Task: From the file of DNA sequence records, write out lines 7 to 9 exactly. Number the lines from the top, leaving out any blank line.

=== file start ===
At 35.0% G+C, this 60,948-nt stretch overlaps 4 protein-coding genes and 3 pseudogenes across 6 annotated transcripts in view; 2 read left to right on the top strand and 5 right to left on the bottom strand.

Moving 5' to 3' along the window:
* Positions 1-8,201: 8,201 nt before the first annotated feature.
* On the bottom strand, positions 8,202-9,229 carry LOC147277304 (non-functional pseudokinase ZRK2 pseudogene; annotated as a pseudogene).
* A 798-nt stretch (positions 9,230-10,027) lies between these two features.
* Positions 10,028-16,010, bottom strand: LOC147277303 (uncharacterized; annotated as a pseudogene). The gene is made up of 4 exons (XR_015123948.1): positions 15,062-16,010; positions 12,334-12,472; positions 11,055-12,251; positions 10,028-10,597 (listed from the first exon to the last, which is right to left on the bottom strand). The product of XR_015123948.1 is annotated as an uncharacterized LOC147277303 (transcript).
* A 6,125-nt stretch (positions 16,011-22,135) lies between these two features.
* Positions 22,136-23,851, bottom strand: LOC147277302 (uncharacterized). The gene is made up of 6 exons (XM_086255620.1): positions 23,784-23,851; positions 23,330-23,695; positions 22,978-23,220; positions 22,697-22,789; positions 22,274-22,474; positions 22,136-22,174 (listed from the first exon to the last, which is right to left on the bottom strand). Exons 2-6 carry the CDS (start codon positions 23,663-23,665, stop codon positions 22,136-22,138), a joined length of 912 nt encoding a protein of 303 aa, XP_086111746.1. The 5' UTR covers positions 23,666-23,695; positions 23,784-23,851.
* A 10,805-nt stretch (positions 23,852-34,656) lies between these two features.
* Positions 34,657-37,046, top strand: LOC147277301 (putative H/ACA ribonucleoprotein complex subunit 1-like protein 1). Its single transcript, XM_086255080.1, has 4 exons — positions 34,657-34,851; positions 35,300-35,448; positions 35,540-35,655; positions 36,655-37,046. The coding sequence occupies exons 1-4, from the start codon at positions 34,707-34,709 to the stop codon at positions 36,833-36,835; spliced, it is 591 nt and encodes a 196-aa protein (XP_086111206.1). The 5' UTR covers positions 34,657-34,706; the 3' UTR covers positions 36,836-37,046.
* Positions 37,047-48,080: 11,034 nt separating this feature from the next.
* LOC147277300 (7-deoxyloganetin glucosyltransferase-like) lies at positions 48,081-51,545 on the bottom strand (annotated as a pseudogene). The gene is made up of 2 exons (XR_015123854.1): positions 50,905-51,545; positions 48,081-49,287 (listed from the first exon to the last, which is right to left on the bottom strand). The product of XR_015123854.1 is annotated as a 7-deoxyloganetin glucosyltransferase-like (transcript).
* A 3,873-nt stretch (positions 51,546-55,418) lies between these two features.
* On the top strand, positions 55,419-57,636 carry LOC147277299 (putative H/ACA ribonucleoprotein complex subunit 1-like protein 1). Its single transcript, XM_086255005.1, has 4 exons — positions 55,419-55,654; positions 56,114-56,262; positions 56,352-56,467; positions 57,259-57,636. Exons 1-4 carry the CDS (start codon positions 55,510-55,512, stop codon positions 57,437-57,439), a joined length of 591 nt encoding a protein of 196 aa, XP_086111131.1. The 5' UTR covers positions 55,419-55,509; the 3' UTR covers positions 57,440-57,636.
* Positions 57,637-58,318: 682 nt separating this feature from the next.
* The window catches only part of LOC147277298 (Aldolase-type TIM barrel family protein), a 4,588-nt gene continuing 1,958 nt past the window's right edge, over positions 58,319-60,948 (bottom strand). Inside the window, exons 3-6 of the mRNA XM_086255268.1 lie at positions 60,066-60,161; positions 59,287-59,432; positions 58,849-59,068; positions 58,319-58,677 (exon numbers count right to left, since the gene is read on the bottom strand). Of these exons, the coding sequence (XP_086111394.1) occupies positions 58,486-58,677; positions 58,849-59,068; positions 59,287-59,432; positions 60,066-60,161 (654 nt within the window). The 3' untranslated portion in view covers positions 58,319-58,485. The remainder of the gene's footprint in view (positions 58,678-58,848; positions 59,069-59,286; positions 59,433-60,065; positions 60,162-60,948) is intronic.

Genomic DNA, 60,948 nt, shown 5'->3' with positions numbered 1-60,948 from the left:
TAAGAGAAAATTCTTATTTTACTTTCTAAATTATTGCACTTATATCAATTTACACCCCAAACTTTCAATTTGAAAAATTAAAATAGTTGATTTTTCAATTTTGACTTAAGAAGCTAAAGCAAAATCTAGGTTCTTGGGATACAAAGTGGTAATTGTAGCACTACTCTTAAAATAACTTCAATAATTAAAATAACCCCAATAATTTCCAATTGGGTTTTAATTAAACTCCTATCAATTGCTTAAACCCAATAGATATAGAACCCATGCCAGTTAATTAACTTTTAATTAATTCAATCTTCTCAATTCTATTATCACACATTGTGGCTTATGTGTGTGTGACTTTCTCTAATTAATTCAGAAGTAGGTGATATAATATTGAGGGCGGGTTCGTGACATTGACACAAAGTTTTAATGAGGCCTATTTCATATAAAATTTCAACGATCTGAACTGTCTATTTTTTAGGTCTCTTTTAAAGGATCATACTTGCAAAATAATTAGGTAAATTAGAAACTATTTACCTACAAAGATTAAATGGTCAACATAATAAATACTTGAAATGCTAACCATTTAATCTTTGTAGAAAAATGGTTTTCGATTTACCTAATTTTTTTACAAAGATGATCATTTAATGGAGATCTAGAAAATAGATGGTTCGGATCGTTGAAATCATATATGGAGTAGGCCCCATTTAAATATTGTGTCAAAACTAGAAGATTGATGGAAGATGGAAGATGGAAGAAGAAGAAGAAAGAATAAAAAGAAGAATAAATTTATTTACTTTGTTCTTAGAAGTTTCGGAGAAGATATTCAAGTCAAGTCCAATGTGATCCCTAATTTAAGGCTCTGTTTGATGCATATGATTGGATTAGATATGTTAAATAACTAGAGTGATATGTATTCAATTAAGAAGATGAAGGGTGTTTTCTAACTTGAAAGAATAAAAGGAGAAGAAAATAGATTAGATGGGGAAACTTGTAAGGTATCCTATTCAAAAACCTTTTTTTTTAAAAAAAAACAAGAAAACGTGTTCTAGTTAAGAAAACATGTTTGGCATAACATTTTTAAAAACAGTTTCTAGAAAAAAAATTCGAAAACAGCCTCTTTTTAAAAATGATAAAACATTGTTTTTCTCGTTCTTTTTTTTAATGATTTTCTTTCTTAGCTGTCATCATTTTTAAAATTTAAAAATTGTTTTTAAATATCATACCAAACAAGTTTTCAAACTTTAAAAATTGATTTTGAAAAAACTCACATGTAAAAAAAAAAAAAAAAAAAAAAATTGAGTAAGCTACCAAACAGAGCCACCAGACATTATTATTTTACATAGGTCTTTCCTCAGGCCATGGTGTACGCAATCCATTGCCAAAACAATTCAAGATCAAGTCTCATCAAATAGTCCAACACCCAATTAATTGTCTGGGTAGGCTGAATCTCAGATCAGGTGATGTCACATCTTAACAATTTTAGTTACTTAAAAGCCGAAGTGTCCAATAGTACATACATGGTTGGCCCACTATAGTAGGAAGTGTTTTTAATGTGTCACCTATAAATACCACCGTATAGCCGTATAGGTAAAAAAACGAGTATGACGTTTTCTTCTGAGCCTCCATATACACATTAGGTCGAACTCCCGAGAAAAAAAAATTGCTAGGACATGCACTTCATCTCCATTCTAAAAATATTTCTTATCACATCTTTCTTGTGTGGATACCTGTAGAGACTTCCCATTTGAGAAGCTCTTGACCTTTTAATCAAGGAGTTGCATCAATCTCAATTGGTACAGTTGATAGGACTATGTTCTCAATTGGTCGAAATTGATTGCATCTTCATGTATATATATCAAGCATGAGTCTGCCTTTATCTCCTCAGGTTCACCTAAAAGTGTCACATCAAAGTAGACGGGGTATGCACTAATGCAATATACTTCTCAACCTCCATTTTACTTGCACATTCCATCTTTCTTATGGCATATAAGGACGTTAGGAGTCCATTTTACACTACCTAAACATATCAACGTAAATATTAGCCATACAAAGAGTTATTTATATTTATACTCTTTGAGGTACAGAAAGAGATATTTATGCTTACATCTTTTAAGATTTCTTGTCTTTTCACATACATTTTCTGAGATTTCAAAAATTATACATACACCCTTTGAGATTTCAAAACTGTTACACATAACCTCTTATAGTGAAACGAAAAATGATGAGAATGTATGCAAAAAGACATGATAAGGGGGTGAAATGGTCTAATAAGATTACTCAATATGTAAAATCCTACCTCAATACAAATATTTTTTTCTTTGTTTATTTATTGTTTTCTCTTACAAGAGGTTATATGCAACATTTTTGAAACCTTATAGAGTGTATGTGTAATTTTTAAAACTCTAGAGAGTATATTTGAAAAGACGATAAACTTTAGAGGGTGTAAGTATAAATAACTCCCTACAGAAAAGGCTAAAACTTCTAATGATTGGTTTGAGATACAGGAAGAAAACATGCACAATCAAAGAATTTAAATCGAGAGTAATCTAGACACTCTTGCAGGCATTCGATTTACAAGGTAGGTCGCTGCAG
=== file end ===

* A 6,125-nt stretch (positions 16,011-22,135) lies between these two features.
* Positions 22,136-23,851, bottom strand: LOC147277302 (uncharacterized). The gene is made up of 6 exons (XM_086255620.1): positions 23,784-23,851; positions 23,330-23,695; positions 22,978-23,220; positions 22,697-22,789; positions 22,274-22,474; positions 22,136-22,174 (listed from the first exon to the last, which is right to left on the bottom strand). Exons 2-6 carry the CDS (start codon positions 23,663-23,665, stop codon positions 22,136-22,138), a joined length of 912 nt encoding a protein of 303 aa, XP_086111746.1. The 5' UTR covers positions 23,666-23,695; positions 23,784-23,851.
* A 10,805-nt stretch (positions 23,852-34,656) lies between these two features.